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FRANK MARTIN (1890-1974) Le vin herbé (1938-41) Sopranos: Basica Resitchitzka, Nata Tuscher (Iseut), Adrienne Comte (Branghien).Altos: Helen Morath (Iseut aux Blanches Mains), M L de Montmellin (mere de Iseut), Veria Diakoff. Tenors: Oleg de Nyzanowskyi , Eric Tappy (Tristan), Hans Jonelli (Kaherdin). Baritones: Heinz Rehfuss (Roi Marke), André Vessières (Duc Hoel), Bass: Derrik Olsen. Composer (piano) Ensemble from Stadtorchester, Winterthur/Victor DesarzensJECKLIN DISCO JD581/2-2 2CD set: CD1: [57.01]; [CD2: 44.57] recorded in 1961 and first issued as LP set Westminster XWN-2232



Frank Martin was a Swiss composer whose first language was French. His major choral works include this piece, In Terra Pax, Requiem (also recorded on Jecklin), Golgotha and a substantial set of Rilke songs.

Frank Martin's notes with this set indicate that in 1938 when he was approached to write a piece of circa half an hour duration for chorus he had been much taken with Charles Morgan's novel 'Sparkenbroke'. This refers to, and is imbued with the spirit of, the Tristan story.

Robert Blum whose commission the choral piece was also agreed to Martin adding seven or eight instrumental parts. These are pairs of violins, violas, cellos, a double bass and a piano. So was born Part I of Martin's Le Vin Herbé (the drugged wine). After the premiere of Part I Martin added two more parts to round out and complete the tale.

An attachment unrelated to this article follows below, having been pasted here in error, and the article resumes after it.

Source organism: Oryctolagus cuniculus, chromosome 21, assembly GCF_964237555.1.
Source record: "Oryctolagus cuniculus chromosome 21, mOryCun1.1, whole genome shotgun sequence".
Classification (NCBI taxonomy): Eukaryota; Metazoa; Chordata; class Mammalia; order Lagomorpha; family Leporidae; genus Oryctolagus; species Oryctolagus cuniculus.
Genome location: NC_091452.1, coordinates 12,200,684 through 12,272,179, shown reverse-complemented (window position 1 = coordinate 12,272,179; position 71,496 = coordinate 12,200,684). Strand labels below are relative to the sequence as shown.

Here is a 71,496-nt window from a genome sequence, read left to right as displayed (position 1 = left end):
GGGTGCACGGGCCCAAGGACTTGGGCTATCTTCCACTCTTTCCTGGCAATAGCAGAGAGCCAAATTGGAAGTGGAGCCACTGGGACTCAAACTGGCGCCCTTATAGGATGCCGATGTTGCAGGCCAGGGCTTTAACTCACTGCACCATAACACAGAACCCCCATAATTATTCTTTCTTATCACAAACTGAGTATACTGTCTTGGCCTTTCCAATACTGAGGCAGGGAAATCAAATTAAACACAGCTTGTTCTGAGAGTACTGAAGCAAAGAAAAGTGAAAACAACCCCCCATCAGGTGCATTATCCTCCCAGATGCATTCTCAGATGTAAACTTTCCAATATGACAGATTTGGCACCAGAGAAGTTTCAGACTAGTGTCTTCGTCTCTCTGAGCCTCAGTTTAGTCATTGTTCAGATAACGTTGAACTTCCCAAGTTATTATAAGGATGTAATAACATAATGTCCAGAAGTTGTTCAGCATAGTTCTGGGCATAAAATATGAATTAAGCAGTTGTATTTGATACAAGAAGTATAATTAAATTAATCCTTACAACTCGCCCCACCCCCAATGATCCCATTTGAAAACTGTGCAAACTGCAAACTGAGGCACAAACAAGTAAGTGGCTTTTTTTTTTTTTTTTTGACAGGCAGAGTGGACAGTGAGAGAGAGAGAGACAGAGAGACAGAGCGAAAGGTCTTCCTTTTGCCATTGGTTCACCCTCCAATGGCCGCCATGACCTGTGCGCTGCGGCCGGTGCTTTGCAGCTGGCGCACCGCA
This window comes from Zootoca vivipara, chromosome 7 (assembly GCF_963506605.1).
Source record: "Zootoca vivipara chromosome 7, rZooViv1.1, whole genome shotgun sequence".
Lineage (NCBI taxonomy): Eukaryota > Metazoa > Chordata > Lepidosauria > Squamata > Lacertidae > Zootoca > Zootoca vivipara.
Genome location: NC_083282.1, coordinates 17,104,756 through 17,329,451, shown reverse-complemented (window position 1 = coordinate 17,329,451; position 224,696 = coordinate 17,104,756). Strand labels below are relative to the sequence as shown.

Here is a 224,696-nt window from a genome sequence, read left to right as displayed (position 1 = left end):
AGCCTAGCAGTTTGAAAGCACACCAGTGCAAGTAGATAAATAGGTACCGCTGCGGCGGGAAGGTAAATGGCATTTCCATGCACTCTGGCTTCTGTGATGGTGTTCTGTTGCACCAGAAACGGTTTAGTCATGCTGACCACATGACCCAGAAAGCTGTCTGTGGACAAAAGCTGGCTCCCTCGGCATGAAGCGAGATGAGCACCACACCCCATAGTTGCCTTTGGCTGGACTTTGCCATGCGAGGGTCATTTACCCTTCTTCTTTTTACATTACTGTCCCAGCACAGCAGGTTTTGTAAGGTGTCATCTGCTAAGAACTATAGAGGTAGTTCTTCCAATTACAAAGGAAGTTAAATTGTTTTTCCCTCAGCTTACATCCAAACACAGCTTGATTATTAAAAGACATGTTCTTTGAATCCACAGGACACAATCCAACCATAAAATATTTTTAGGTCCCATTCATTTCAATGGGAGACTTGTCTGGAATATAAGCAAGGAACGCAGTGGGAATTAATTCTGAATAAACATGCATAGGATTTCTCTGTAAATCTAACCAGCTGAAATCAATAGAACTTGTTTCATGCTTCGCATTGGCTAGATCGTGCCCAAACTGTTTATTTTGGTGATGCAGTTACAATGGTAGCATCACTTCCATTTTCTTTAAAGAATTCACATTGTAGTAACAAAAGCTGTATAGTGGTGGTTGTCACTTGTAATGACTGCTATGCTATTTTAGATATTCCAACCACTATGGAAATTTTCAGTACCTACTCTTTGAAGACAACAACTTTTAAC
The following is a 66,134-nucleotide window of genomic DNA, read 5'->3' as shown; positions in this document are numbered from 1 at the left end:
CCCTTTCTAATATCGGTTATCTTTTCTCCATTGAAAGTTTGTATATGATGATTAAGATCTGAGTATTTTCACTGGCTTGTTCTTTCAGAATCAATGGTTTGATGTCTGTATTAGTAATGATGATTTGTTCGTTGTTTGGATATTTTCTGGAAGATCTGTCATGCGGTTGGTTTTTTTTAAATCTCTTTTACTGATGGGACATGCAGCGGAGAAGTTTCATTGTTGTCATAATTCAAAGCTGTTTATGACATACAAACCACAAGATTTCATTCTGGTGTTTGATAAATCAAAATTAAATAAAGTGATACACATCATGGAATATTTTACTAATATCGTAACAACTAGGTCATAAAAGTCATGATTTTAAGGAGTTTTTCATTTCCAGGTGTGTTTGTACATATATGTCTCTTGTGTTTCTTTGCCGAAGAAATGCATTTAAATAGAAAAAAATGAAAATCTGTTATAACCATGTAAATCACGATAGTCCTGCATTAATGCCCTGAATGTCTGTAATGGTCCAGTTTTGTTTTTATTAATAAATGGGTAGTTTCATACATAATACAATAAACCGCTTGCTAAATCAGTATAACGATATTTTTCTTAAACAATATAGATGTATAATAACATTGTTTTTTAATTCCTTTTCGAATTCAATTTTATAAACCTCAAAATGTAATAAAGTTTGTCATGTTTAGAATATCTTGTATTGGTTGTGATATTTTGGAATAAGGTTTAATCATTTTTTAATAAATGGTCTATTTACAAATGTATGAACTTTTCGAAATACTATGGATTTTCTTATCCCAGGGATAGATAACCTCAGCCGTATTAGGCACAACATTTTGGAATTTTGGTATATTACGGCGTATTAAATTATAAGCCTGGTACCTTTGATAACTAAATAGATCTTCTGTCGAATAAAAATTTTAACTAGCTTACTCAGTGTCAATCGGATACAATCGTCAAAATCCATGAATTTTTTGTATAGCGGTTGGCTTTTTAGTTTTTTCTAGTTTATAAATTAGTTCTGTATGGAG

On this CD (rather capaciously accommodated in an old style twin CD 'coffret') the first disc carries Parts 1 (6 tableaux) and 2 (5 tableaux). The third part (7 tableaux) (42 mins) and the 2.41 Epilogue comes on the second CD.

While the forces are not fully orchestral and cannot even claim to be a chamber orchestra the effect is quasi-orchestral. The singers, singing as a chorus, play a largely declamatory narrative role. The music has a touch of Les Noces about it.

The music is heavy on dynamism and a certain monumental muscularity but light on colour and short on ecstasy. The dark-tone of the male singers is quite commanding in a monochrome and monolithic way. Tableau 5 suggests chaos in a rushing piano part and urgently propulsive strings. That urgency is mixed with tempered passion and a harsh march. Over the foundation-solid voices of the choir a female voice rises in resolute stoicism defying an apocalyptic chaos.

The second part is all desolation, intensity, little passion and urgent impulse. Some of the etiolated dreaminess of Debussy's Pelléas et Mélisande is also evident. There is imaginative string writing but all in charcoal and white light.

Remarkable in Part 3 is the honey-glazed tone of the strings (CD2 track 2 1.55) and the bubbling piano dreamworld of Tableau 4. There is a sense of hearing a landscape in convulsion through the most vivid playing by the instrumental ensemble at 4.12 in track 3. In the sixth tableau Martin achieves a static monolithic effect with the solo violin crying out in concentrated soulfulness.

The text is given in French and English side by side in the case of the sung words. The notes are by the composer and appear in the original French and in English translation.

This work represents a sombrely intense experience. You will know if this work is for you. It is not at all a pinnacle of melodic emotionalism and you might have expected more passion from the story. It represents rather a book of woodprints with the pages turned as the story and the roles unfold in singing. It is beautifully done and is clearly authentic carrying the composer's imprimatur.


Rob Barnett


Rob Barnett

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